Nginx with PCRE

How to enable Perl compatible regular expressions in Nginx

A CGI use case

Imagine you’re working on a legacy website that’s being converted to purely static HTML pages. The project was originally built using CGI scripts (oh, the good old days) and now your boss wants all the old URLs ending in .cgi to redirect to their equivalent .html counterparts. Because your team has decided to use Nginx to serve the new website, you come up with the following nginx.conf file:

worker_processes 1;

events {
    worker_connections 1024;
}

http {
    include mime.types;
    default_type application/octet-stream;

    sendfile on;
    keepalive_timeout 65;

    server {
        listen 80;

        location / {
            root html;
            index index.html index.htm;
        }

        error_page 500 502 503 504 /50x.html;
        location = /50x.html {
            root html;
        }

        location ~ \.cgi$ {
            rewrite ^(.*)\.cgi$ $1.html last;
            return 301;
        }
    }
}

Forget the stuff at the top and focus on the highlighted chunk—the location block. Those four lines are all you need in order to fulfil the redirection requirement. If you use this configuration file on a vanilla Nginx, though, that location rule won’t be honored. You can confirm that by spinning up a new Nginx Docker container based on the default official image (I’m assuming the config file above was placed in your current directory):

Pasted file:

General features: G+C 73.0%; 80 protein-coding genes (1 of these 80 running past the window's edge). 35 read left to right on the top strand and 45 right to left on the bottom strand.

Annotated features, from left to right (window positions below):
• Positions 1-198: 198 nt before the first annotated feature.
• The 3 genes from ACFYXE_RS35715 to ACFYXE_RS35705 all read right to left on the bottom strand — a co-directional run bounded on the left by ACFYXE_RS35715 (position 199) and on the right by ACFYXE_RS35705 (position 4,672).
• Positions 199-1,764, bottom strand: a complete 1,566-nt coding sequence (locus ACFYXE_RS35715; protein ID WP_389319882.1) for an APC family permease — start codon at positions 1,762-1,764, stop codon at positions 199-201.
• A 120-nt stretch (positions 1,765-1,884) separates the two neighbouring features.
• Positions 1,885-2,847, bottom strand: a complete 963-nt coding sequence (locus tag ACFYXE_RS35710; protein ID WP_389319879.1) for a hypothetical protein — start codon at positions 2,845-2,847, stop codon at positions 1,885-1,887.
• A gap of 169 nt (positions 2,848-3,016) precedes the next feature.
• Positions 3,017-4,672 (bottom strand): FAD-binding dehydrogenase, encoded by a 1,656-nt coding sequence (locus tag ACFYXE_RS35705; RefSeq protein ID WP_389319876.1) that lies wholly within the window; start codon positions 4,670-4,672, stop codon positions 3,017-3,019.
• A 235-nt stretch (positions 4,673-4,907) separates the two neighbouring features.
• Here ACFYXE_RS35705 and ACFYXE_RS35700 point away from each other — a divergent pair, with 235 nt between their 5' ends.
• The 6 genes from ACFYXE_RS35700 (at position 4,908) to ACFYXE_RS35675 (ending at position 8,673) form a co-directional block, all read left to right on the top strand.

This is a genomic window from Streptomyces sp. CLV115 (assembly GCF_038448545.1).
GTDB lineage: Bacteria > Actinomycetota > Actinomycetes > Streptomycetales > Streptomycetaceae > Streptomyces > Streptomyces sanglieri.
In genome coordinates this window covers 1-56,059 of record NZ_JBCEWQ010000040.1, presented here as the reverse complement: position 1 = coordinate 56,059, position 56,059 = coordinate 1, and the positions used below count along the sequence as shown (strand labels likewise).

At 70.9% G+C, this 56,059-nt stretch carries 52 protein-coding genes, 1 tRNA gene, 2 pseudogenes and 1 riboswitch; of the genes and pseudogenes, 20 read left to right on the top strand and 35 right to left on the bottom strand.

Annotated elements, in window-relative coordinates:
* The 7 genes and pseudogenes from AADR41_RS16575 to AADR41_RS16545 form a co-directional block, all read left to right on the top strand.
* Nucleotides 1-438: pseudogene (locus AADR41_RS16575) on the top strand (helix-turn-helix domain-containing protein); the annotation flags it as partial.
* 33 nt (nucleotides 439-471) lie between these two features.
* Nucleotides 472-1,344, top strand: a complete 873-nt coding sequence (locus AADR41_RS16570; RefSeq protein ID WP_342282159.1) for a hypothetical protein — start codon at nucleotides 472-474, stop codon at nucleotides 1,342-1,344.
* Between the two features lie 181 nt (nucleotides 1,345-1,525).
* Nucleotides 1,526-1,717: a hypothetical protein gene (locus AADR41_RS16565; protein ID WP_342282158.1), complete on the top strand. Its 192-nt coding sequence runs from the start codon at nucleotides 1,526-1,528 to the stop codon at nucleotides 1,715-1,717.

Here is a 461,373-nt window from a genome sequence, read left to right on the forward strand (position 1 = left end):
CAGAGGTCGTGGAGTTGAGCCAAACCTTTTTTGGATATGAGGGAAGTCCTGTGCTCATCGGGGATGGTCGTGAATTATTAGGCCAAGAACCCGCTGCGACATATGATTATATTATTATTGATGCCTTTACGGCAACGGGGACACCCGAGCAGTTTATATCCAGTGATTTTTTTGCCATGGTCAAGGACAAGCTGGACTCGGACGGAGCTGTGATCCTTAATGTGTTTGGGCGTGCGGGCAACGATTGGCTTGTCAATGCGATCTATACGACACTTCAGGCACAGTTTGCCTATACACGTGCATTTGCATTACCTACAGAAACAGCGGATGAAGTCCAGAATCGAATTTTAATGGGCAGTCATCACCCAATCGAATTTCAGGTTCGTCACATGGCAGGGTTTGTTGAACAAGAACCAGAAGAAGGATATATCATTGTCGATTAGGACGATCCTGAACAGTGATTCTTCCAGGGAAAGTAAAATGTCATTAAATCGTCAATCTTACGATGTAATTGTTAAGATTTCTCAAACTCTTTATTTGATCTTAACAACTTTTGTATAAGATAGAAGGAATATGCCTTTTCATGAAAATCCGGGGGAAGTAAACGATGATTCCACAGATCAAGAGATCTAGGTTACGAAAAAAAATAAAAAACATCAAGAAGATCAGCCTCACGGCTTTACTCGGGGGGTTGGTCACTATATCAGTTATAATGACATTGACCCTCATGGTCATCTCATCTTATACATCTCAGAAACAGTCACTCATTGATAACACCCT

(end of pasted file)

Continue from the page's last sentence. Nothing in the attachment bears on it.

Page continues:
docker run -d \
--name nginx \
-v $PWD/nginx.conf:/usr/local/nginx/conf/nginx.conf:ro \
-p 8080:80 \
nginx

If you try to open index.cgi in your browser, you’ll get a 404 Not Found response from Nginx. That’s because PCRE is required for regular expressions’ support in the location directive and for ngx_http_rewrite_module to kick in, but Nginx doesn’t come integrated with it out of the box.

Compiling Nginx with PCRE

The solution is to compile Nginx with support for the PCRE library:

FROM centos:7

RUN yum group install -y "Development Tools"
RUN yum install -y \
    zlib-devel \
    pcre-devel

ENV NGINX_VERSION 1.15.3
WORKDIR /tmp
RUN curl https://nginx.org/download/nginx-$NGINX_VERSION.tar.gz | tar -xzv
WORKDIR /tmp/nginx-$NGINX_VERSION
RUN ./configure --with-pcre --with-pcre-jit
RUN make && make install

WORKDIR /
EXPOSE 80
STOPSIGNAL SIGTERM
CMD ["/usr/local/nginx/sbin/nginx", "-g", "daemon off;"]

To build an image out of this Dockerfile, use the following:

docker build --tag nginx-pcre .

And, to run it using your current directory and port 8081 on your host:

docker run -d \
--name nginx-pcre \
-v $PWD/nginx.conf:/usr/local/nginx/conf/nginx.conf:ro \
-p 8081:80 \
nginx-pcre

index.cgi should now permanently redirect you to index.html.

I don’t know how long you’ve been using the Internet for, but all this CGI talk made me feel nostalgic, so I’ll prove that the PCRE redirection rule worked by opening the page on Mosaic :)

/img/2018/09/2018-09-18-nginx-with-pcre/nginx-pcre-thumb.jpg

Nginx welcome page as shown by Mosaic!

Conclusion

By compiling Nginx with the PCRE library, you can perform complex manipulations with your location blocks and use the powerful rewrite and return directives. For information on what else can be done with PCRE and rewrite rules, check the Nginx blog.

docker  nginx  regex  web